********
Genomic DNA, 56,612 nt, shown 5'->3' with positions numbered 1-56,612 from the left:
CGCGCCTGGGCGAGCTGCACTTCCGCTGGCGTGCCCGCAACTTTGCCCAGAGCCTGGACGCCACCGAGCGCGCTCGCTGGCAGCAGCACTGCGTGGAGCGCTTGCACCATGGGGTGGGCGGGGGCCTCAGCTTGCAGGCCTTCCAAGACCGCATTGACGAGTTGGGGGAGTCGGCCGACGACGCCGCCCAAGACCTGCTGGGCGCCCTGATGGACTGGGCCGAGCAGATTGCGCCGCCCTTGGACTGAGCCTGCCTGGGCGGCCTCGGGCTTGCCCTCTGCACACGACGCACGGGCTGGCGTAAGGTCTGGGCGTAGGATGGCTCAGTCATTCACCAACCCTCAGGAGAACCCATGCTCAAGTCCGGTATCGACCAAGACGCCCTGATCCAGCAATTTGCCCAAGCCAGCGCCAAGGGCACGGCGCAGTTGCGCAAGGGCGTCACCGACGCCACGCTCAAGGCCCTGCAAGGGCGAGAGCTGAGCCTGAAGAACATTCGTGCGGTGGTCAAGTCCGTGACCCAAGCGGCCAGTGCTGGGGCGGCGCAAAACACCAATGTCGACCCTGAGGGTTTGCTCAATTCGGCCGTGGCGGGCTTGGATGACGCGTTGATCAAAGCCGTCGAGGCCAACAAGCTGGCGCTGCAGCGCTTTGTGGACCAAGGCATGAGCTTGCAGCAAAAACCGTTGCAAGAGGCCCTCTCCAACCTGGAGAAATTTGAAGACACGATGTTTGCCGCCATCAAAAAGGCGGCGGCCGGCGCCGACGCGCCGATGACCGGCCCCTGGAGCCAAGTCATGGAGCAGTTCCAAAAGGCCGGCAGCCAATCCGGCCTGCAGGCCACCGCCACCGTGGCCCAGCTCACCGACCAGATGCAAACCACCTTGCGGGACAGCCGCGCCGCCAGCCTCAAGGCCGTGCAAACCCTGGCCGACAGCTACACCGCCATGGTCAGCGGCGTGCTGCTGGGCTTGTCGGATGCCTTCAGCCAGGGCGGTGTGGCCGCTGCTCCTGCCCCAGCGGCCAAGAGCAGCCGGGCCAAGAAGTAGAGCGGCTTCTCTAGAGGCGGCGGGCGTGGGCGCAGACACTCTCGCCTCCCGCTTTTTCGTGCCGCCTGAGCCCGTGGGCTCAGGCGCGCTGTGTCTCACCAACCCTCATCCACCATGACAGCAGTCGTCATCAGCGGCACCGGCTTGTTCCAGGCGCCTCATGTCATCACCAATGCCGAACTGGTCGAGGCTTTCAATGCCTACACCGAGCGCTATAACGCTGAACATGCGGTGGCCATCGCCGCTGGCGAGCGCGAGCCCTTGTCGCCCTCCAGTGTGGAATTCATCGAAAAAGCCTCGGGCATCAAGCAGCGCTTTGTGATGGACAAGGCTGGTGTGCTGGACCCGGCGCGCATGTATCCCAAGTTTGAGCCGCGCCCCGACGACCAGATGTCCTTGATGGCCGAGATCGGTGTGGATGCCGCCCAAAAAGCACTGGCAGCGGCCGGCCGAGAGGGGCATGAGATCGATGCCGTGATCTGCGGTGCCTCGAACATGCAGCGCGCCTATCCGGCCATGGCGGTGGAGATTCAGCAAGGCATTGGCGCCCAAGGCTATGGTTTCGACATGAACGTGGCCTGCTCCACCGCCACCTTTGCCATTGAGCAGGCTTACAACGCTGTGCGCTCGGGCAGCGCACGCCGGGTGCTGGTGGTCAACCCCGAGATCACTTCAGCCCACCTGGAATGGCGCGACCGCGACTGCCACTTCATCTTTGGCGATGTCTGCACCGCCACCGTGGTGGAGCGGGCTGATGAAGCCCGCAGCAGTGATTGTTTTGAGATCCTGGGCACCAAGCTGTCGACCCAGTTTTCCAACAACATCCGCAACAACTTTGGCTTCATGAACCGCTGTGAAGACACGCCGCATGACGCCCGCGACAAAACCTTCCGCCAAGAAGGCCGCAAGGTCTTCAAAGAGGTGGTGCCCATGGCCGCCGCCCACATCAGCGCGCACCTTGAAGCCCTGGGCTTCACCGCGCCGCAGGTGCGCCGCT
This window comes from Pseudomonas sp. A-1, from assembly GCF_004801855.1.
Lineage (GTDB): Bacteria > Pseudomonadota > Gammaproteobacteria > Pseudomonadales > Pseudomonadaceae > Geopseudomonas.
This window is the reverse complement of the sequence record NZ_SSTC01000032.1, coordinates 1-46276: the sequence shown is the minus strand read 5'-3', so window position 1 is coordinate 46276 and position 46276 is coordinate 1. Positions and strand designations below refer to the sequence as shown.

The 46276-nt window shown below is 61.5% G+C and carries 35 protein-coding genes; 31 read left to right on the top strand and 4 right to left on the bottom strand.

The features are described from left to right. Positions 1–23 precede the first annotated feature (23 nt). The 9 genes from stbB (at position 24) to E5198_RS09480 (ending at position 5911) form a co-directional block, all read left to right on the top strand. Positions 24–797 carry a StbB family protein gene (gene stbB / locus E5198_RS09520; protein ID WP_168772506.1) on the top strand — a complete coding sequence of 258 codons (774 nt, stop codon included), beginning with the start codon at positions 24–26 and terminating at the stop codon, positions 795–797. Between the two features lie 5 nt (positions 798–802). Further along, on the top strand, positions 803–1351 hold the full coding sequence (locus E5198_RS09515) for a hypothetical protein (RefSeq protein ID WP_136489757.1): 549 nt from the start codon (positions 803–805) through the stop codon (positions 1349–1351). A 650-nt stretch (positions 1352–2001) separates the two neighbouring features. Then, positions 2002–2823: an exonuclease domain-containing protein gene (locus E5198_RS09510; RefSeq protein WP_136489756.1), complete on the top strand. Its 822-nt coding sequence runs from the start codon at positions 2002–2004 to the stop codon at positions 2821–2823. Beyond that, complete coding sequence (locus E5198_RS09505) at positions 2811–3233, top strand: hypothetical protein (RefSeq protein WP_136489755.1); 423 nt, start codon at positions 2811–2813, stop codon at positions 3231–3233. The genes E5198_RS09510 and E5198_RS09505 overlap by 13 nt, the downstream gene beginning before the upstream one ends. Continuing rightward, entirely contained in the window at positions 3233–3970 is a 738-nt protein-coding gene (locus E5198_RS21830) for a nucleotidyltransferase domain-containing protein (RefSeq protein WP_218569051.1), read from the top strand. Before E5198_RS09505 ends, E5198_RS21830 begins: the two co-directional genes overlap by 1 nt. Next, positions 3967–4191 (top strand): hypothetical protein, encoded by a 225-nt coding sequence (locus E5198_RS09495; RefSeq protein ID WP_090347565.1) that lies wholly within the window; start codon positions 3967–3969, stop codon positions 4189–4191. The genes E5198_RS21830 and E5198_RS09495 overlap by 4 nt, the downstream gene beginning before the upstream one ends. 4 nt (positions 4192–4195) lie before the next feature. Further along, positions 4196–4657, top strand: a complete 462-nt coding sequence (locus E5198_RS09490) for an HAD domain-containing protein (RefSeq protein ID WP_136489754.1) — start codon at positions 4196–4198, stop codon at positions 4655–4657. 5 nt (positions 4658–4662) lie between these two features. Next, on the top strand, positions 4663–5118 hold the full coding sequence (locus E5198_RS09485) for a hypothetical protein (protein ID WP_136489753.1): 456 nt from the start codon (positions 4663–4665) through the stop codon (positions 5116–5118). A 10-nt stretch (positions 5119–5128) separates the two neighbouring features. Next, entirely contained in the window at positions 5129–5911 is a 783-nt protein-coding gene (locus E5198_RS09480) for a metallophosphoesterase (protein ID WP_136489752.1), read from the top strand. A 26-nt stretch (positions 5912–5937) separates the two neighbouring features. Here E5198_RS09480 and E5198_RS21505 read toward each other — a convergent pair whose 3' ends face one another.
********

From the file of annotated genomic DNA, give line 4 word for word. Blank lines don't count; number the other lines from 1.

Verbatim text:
Lineage (GTDB): Bacteria > Pseudomonadota > Gammaproteobacteria > Pseudomonadales > Pseudomonadaceae > Geopseudomonas.